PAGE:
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The Vault at PfaffsAn Archive of Art and Literature by the Bohemians of Antebellum New York
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178
  24.  Saturday.   Out in the morning.
Down town at sunset, to the Post Office, Courier
and Pic.       A cold, dull night. Having very
little money in my pockets indeed, as I went up
Nassau Street, thinking of it being Christmas
eve, I felt lonely; none the less so on turning
into the dreary newspaper office, with its sleepy men,
gas-glare and familiars, one of whom informs me
I m not  in   which means no $5 on Wednesday.
Out into the black cold streets again and up into
the Pic Office, there to scribble, do proof &c, anon
up town with Bob Gun and Cahill, taking a
drink preliminary at Matarans.           The former
and I went round to hear Sam Cowell in the
evening, when I was introduced to Bateman.  To-
wards the end of the entertainment, O Brien and
a familiar of his, who imitates him, they say,
in dress and manner, appeared in a side box.
I heard and recognized a well remembered laugh
  a sonorous, aggressive, affected laugh, with a
good deal of Sir Mulberry-Hawk-like coarseness
and hoarseness in it, suggestive of unspeakable man-
about-townish wickedness   I heard this
before I saw him.   When we were quitting the thea-
tre he was temporarily behind me, got up in ultra-
English style, with a circular round-crowned
hat and a pair of the loudest-patterned and
most expansive  peg-top  trousers conceivable,
Page
Title:Thomas Butler Gunn Diaries, Volume Eleven: page one hundred and eighty-seven
Description:Regarding going to hear Sam Cowell perform on Christmas Eve.
Date:1859-12-24
Subject:Bateman; Cahill, Frank; Christmas; Cowell, Sam; Gun, Robert; Gunn, Thomas Butler; O'Brien, Fitz James
Coverage (City/State):[New York, New York]
Coverage (Street):Nassau Street
Scan Date:2011-01-31

 

Volume
Title:Thomas Butler Gunn Diaries, Volume Eleven
Description:Includes descriptions of boarding house living at 132 Bleecker Street, his freelance writing and drawing work, the antics of New York literary Bohemians, Fanny Fern and James Parton's marriage, visits to the Edwards family, a Fourth of July excursion with the Edwards family and other friends, letters from Frank Cahill and Bob Gun's mistresses, Jesse Haney's proposal of marriage to Sally Edwards and rejection, Charles Damoreau's return from Boston to live in New York, and attending the Edwards family's 1859 Christmas party.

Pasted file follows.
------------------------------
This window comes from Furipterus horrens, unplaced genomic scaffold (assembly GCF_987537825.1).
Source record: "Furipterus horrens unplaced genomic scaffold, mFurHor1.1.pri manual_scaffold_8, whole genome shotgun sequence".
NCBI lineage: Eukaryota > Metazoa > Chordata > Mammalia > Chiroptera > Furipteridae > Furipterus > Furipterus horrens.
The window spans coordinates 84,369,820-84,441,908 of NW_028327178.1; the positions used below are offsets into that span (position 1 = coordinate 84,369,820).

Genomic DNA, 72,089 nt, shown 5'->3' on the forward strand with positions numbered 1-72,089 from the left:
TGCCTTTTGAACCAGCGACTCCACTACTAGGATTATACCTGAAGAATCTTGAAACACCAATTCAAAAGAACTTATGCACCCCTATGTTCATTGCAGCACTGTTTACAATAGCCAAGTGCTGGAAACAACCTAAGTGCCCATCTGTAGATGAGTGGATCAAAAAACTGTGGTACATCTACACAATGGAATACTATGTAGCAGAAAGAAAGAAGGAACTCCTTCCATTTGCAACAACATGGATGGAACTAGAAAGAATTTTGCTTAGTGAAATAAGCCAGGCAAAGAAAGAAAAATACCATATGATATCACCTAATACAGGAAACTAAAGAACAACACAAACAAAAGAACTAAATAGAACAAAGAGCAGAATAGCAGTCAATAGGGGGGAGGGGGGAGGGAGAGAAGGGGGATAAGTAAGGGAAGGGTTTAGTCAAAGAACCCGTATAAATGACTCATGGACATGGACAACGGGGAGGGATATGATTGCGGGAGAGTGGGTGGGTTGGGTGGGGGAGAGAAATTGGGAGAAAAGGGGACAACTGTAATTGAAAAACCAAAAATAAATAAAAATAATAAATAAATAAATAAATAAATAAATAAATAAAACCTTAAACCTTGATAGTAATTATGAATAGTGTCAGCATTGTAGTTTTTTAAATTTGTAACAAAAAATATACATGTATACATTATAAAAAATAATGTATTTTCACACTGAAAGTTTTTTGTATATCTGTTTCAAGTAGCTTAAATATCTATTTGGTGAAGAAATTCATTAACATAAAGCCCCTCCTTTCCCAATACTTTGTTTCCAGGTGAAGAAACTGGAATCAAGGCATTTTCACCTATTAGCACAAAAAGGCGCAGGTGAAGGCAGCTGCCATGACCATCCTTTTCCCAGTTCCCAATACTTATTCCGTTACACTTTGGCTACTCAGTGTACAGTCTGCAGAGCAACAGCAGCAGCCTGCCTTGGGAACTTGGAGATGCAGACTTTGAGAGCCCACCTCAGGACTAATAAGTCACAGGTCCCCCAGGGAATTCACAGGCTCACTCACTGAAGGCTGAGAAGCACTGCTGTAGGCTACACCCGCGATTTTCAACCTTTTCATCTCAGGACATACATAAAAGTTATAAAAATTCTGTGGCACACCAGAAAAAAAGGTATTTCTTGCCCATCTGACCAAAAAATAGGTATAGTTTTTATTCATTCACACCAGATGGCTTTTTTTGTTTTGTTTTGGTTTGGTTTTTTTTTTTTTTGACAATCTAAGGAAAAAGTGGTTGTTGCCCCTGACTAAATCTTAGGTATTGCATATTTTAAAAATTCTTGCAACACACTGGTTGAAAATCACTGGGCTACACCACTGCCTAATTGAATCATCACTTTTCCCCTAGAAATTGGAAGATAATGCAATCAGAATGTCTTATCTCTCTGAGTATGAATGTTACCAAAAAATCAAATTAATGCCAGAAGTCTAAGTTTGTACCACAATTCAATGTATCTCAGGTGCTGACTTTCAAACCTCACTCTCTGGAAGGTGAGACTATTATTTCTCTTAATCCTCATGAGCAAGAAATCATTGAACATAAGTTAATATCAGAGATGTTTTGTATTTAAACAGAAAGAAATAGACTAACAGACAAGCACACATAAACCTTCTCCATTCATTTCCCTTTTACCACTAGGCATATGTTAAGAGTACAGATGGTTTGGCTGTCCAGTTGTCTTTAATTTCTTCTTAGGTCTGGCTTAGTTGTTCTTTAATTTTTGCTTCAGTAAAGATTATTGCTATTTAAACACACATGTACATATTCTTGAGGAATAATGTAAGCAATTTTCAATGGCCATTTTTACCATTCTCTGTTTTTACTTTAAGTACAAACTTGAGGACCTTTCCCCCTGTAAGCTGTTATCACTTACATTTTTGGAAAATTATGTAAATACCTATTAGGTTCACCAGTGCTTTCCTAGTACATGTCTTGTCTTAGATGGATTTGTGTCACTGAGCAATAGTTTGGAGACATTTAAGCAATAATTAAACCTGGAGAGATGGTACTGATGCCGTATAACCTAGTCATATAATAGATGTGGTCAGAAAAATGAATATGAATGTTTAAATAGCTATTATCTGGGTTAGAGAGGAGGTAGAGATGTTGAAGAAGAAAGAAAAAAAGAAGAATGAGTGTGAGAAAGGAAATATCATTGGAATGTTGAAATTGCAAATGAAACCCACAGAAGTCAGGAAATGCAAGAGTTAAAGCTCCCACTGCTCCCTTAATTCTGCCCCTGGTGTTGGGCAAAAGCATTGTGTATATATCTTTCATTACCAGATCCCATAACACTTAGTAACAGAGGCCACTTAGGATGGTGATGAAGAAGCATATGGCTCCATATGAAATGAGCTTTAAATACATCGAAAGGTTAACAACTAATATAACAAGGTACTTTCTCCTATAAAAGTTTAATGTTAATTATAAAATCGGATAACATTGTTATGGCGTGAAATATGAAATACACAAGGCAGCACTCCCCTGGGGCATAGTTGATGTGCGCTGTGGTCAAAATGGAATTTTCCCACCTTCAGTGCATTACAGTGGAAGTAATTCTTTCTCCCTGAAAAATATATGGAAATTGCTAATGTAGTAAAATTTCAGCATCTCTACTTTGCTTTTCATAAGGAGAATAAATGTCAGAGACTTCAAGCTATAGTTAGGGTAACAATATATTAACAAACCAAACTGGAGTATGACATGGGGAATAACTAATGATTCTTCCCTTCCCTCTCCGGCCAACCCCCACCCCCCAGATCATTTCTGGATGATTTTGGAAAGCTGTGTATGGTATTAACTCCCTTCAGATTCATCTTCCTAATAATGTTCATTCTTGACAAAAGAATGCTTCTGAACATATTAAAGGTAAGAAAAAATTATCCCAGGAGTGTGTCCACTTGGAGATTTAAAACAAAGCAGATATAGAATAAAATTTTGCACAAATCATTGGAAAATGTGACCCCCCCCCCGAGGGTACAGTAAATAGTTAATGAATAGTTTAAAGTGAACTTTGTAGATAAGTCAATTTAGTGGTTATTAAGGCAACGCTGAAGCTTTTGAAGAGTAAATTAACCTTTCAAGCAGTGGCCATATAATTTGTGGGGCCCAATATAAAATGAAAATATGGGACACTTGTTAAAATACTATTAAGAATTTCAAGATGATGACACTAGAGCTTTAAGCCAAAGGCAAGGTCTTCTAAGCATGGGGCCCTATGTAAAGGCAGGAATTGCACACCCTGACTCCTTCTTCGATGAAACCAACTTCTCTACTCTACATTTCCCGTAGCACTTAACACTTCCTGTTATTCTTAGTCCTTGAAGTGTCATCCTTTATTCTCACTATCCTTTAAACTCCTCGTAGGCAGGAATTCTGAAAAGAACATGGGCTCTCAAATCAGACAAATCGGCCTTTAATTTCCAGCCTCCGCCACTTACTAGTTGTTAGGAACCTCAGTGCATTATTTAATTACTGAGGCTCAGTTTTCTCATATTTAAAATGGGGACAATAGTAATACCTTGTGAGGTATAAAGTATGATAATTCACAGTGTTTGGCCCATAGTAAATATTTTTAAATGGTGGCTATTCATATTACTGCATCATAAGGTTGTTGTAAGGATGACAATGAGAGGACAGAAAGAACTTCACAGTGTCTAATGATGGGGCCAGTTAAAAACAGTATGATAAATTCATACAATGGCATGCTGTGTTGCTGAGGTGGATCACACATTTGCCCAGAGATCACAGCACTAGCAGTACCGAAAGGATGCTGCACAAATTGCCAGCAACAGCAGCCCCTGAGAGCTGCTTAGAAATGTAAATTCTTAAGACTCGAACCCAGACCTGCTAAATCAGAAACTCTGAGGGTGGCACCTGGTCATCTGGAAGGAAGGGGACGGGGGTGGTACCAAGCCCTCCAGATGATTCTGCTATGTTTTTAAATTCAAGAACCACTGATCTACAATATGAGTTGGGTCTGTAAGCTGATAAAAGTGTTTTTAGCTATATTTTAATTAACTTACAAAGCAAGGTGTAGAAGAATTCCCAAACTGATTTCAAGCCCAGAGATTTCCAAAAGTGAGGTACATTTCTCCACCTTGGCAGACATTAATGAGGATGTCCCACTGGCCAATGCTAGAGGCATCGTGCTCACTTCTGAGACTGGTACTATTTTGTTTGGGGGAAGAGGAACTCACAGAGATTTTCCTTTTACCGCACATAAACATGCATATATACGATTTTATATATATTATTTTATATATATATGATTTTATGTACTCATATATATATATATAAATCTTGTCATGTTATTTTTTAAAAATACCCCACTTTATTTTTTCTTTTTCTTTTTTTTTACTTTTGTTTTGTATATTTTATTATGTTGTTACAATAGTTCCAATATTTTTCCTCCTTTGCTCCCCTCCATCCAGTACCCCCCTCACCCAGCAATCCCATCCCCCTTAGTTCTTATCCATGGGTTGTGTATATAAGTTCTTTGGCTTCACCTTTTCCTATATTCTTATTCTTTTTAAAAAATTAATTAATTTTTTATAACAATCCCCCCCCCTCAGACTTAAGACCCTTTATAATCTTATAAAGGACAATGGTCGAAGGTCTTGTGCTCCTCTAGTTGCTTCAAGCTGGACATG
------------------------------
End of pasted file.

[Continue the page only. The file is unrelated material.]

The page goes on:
Subject:Boardinghouses; Bohemians; Christmas; Gunn, Thomas Butler; Marriage; Publishers and publishing; Women
Coverage (City/State):New York, New York
Note:Thomas Butler Gunn was born February 15, 1826, in Banbury, England, and came to New York in 1849. During the Civil War he worked as a correspondent for the New York Tribune and the New York Evening Post. He returned to England in 1863, and died in Birmingham in April 1903. The collection includes twenty-one volumes of his diaries, including newspaper clippings, letters, photographs, sketches, and various other items inserted by Gunn. Diary entries date from July 7, 1849, to April 7, 1863, and include his experiences with the New York publishing and literary world, his descriptions of boarding houses, his travels throughout the United States, and his experiences traveling with the Federal army as a Civil War correspondent.
Publisher:Missouri History Museum
Rights:Copyright 2011 Missouri History Museum.
Source:Page images, transcriptions, and metadata of the Thomas Butler Gunn diaries have been provided by the Missouri History Museum.